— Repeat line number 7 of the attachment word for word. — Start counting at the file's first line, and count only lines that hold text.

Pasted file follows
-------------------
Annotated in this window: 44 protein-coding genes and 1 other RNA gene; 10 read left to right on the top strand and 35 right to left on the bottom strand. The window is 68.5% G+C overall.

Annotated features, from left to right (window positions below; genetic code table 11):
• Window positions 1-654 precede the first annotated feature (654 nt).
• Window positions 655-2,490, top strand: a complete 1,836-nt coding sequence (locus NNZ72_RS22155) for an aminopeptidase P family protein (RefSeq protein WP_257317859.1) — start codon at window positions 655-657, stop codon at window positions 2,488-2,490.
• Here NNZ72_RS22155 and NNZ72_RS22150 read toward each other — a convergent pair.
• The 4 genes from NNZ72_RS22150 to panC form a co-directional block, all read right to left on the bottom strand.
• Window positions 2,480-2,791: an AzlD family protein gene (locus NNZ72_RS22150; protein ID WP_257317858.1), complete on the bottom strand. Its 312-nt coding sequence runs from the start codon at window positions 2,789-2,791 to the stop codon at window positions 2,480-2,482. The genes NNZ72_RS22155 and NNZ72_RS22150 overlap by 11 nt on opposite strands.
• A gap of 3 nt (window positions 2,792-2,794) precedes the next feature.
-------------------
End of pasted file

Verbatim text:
• Window positions 2,480-2,791: an AzlD family protein gene (locus NNZ72_RS22150; protein ID WP_257317858.1), complete on the bottom strand. Its 312-nt coding sequence runs from the start codon at window positions 2,789-2,791 to the stop codon at window positions 2,480-2,482. The genes NNZ72_RS22155 and NNZ72_RS22150 overlap by 11 nt on opposite strands.